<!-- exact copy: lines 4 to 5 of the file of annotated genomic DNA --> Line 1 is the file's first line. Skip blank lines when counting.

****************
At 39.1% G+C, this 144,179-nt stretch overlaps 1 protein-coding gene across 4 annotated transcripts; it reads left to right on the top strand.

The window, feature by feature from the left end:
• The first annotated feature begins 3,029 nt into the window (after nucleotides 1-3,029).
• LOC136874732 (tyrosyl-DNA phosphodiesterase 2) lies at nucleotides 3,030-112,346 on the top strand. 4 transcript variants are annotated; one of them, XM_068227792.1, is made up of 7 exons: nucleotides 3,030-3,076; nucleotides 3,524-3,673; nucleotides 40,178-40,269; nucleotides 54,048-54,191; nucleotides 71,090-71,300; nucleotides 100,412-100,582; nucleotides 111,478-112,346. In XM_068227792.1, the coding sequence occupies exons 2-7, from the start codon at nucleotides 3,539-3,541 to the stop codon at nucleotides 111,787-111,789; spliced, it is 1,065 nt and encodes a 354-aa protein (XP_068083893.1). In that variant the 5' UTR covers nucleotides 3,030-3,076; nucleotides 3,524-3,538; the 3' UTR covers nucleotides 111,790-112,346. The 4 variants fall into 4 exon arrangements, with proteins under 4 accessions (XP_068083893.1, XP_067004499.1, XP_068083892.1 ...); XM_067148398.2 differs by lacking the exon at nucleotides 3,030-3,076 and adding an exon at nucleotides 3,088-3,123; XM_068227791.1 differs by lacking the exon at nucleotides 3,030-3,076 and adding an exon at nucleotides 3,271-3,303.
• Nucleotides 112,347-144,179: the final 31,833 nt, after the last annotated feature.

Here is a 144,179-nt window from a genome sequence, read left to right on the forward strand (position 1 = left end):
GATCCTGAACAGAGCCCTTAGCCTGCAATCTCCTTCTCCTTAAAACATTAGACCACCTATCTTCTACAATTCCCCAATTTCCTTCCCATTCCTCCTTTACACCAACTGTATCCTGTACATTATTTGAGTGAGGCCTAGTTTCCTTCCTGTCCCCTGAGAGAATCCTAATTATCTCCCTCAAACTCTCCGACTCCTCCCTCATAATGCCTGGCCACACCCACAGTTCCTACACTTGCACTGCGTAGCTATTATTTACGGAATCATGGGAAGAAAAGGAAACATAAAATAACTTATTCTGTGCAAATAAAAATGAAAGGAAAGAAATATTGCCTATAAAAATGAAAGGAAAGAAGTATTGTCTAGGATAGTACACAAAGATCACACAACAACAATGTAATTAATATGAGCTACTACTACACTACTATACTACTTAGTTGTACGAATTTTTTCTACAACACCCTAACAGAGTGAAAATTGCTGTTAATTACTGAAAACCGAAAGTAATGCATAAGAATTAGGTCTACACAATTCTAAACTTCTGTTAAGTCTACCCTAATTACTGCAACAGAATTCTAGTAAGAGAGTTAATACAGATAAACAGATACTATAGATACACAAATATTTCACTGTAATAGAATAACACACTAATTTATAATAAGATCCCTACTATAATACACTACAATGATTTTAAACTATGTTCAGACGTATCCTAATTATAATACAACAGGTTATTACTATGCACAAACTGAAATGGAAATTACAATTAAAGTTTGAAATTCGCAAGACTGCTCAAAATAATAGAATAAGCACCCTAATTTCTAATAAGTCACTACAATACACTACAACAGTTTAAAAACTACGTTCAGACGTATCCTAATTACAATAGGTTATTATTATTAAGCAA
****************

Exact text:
• LOC136874732 (tyrosyl-DNA phosphodiesterase 2) lies at nucleotides 3,030-112,346 on the top strand. 4 transcript variants are annotated; one of them, XM_068227792.1, is made up of 7 exons: nucleotides 3,030-3,076; nucleotides 3,524-3,673; nucleotides 40,178-40,269; nucleotides 54,048-54,191; nucleotides 71,090-71,300; nucleotides 100,412-100,582; nucleotides 111,478-112,346. In XM_068227792.1, the coding sequence occupies exons 2-7, from the start codon at nucleotides 3,539-3,541 to the stop codon at nucleotides 111,787-111,789; spliced, it is 1,065 nt and encodes a 354-aa protein (XP_068083893.1). In that variant the 5' UTR covers nucleotides 3,030-3,076; nucleotides 3,524-3,538; the 3' UTR covers nucleotides 111,790-112,346. The 4 variants fall into 4 exon arrangements, with proteins under 4 accessions (XP_068083893.1, XP_067004499.1, XP_068083892.1 ...); XM_067148398.2 differs by lacking the exon at nucleotides 3,030-3,076 and adding an exon at nucleotides 3,088-3,123; XM_068227791.1 differs by lacking the exon at nucleotides 3,030-3,076 and adding an exon at nucleotides 3,271-3,303.
• Nucleotides 112,347-144,179: the final 31,833 nt, after the last annotated feature.